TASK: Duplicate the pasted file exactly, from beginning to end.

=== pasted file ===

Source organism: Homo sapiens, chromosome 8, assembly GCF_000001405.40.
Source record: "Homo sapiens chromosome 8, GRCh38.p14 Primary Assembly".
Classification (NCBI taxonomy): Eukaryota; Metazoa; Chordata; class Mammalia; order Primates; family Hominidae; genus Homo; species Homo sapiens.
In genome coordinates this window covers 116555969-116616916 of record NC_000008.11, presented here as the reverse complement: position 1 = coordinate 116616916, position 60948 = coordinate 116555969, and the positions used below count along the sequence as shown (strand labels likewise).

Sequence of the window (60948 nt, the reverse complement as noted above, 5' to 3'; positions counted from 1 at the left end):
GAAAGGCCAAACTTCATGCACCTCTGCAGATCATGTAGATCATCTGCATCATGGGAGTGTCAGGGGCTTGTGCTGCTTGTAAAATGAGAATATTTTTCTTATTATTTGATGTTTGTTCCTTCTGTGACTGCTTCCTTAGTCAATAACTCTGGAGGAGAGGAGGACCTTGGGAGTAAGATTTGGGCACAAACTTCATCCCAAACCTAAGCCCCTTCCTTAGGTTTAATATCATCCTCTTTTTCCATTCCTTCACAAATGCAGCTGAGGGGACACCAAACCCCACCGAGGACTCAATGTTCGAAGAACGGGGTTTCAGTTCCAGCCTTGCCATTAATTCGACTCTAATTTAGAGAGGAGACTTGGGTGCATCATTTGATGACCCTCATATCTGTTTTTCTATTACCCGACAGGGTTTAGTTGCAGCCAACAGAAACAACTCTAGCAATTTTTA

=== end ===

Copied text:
Source organism: Homo sapiens, chromosome 8, assembly GCF_000001405.40.
Source record: "Homo sapiens chromosome 8, GRCh38.p14 Primary Assembly".
Classification (NCBI taxonomy): Eukaryota; Metazoa; Chordata; class Mammalia; order Primates; family Hominidae; genus Homo; species Homo sapiens.
In genome coordinates this window covers 116555969-116616916 of record NC_000008.11, presented here as the reverse complement: position 1 = coordinate 116616916, position 60948 = coordinate 116555969, and the positions used below count along the sequence as shown (strand labels likewise).

Sequence of the window (60948 nt, the reverse complement as noted above, 5' to 3'; positions counted from 1 at the left end):
GAAAGGCCAAACTTCATGCACCTCTGCAGATCATGTAGATCATCTGCATCATGGGAGTGTCAGGGGCTTGTGCTGCTTGTAAAATGAGAATATTTTTCTTATTATTTGATGTTTGTTCCTTCTGTGACTGCTTCCTTAGTCAATAACTCTGGAGGAGAGGAGGACCTTGGGAGTAAGATTTGGGCACAAACTTCATCCCAAACCTAAGCCCCTTCCTTAGGTTTAATATCATCCTCTTTTTCCATTCCTTCACAAATGCAGCTGAGGGGACACCAAACCCCACCGAGGACTCAATGTTCGAAGAACGGGGTTTCAGTTCCAGCCTTGCCATTAATTCGACTCTAATTTAGAGAGGAGACTTGGGTGCATCATTTGATGACCCTCATATCTGTTTTTCTATTACCCGACAGGGTTTAGTTGCAGCCAACAGAAACAACTCTAGCAATTTTTA